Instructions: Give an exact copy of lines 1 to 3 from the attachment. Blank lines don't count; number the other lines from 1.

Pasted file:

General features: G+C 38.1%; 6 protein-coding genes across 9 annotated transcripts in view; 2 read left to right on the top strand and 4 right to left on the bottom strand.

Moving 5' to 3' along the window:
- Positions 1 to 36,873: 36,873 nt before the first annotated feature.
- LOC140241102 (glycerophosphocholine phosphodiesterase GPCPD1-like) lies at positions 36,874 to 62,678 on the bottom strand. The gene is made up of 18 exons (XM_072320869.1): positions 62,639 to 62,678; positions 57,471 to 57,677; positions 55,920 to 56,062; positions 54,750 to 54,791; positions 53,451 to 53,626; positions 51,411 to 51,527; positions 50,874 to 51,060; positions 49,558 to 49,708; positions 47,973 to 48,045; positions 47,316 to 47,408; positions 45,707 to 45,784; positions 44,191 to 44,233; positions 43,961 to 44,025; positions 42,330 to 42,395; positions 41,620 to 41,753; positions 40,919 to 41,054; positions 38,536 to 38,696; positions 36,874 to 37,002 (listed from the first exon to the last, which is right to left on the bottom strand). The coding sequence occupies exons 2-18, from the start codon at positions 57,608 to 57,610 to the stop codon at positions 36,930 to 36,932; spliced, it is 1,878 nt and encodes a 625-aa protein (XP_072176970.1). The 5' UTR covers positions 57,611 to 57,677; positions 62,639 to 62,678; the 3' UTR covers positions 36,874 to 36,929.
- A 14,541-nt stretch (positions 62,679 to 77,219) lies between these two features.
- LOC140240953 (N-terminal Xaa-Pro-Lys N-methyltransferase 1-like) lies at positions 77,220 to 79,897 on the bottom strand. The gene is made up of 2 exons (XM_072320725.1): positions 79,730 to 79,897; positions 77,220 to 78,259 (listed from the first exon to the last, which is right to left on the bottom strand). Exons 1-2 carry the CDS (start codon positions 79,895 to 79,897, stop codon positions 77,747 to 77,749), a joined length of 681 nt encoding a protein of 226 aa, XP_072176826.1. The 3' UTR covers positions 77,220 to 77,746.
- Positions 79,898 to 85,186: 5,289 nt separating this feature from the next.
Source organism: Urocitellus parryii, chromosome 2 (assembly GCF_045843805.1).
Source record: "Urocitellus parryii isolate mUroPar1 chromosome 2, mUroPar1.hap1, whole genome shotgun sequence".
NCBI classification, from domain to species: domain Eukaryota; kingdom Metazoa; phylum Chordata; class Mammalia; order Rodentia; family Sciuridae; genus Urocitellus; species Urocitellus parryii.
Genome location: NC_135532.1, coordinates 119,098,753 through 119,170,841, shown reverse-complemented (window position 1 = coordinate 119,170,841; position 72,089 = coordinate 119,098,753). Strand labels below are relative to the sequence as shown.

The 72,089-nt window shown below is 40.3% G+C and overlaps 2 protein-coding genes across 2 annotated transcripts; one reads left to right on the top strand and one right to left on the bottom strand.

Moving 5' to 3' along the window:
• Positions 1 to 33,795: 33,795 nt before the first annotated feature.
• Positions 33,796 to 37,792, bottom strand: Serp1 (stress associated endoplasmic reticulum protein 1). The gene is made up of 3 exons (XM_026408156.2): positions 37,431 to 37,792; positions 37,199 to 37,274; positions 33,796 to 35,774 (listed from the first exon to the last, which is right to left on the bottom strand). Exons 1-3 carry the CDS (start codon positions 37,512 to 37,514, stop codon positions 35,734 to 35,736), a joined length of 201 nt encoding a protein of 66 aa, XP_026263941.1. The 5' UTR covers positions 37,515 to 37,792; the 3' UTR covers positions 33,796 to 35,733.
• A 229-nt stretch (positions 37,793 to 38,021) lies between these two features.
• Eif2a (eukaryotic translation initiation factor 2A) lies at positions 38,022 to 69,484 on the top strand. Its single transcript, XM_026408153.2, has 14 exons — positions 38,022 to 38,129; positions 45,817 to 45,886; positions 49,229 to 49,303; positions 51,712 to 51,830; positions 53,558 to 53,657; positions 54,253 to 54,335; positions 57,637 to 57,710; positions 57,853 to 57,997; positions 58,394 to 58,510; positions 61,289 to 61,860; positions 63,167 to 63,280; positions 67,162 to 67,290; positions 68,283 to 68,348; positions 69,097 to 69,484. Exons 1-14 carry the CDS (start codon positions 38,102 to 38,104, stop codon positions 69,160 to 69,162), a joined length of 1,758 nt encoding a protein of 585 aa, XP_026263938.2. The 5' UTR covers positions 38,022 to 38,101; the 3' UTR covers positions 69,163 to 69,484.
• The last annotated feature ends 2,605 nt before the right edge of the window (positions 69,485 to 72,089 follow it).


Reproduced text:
General features: G+C 38.1%; 6 protein-coding genes across 9 annotated transcripts in view; 2 read left to right on the top strand and 4 right to left on the bottom strand.

Moving 5' to 3' along the window:
- Positions 1 to 36,873: 36,873 nt before the first annotated feature.